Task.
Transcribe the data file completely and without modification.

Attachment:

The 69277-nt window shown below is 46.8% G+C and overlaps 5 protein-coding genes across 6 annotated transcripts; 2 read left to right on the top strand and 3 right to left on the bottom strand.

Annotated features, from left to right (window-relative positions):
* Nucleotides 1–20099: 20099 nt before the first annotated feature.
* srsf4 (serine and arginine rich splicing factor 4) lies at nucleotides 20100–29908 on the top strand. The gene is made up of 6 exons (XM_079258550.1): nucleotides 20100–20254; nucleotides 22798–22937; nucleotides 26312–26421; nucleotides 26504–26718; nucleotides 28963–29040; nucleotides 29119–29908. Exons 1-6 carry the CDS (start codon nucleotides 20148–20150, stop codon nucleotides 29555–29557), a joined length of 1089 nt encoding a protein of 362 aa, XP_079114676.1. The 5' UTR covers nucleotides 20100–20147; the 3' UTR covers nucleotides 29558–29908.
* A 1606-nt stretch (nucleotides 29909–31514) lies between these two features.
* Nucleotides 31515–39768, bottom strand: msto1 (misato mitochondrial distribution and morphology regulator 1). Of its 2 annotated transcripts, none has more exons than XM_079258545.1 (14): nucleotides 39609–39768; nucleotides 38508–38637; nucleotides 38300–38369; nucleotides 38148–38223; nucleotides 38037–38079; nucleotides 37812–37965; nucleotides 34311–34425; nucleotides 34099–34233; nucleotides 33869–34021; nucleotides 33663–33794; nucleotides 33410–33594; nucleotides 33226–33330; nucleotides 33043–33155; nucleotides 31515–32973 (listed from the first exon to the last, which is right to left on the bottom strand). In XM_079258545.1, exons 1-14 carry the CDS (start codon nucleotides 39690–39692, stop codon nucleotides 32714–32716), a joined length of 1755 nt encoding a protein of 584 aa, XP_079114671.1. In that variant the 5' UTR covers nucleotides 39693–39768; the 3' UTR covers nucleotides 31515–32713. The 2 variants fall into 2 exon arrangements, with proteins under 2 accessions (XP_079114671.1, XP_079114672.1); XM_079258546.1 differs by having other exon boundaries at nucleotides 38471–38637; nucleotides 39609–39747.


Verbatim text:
The 69277-nt window shown below is 46.8% G+C and overlaps 5 protein-coding genes across 6 annotated transcripts; 2 read left to right on the top strand and 3 right to left on the bottom strand.

Annotated features, from left to right (window-relative positions):
* Nucleotides 1–20099: 20099 nt before the first annotated feature.
* srsf4 (serine and arginine rich splicing factor 4) lies at nucleotides 20100–29908 on the top strand. The gene is made up of 6 exons (XM_079258550.1): nucleotides 20100–20254; nucleotides 22798–22937; nucleotides 26312–26421; nucleotides 26504–26718; nucleotides 28963–29040; nucleotides 29119–29908. Exons 1-6 carry the CDS (start codon nucleotides 20148–20150, stop codon nucleotides 29555–29557), a joined length of 1089 nt encoding a protein of 362 aa, XP_079114676.1. The 5' UTR covers nucleotides 20100–20147; the 3' UTR covers nucleotides 29558–29908.
* A 1606-nt stretch (nucleotides 29909–31514) lies between these two features.
* Nucleotides 31515–39768, bottom strand: msto1 (misato mitochondrial distribution and morphology regulator 1). Of its 2 annotated transcripts, none has more exons than XM_079258545.1 (14): nucleotides 39609–39768; nucleotides 38508–38637; nucleotides 38300–38369; nucleotides 38148–38223; nucleotides 38037–38079; nucleotides 37812–37965; nucleotides 34311–34425; nucleotides 34099–34233; nucleotides 33869–34021; nucleotides 33663–33794; nucleotides 33410–33594; nucleotides 33226–33330; nucleotides 33043–33155; nucleotides 31515–32973 (listed from the first exon to the last, which is right to left on the bottom strand). In XM_079258545.1, exons 1-14 carry the CDS (start codon nucleotides 39690–39692, stop codon nucleotides 32714–32716), a joined length of 1755 nt encoding a protein of 584 aa, XP_079114671.1. In that variant the 5' UTR covers nucleotides 39693–39768; the 3' UTR covers nucleotides 31515–32713. The 2 variants fall into 2 exon arrangements, with proteins under 2 accessions (XP_079114671.1, XP_079114672.1); XM_079258546.1 differs by having other exon boundaries at nucleotides 38471–38637; nucleotides 39609–39747.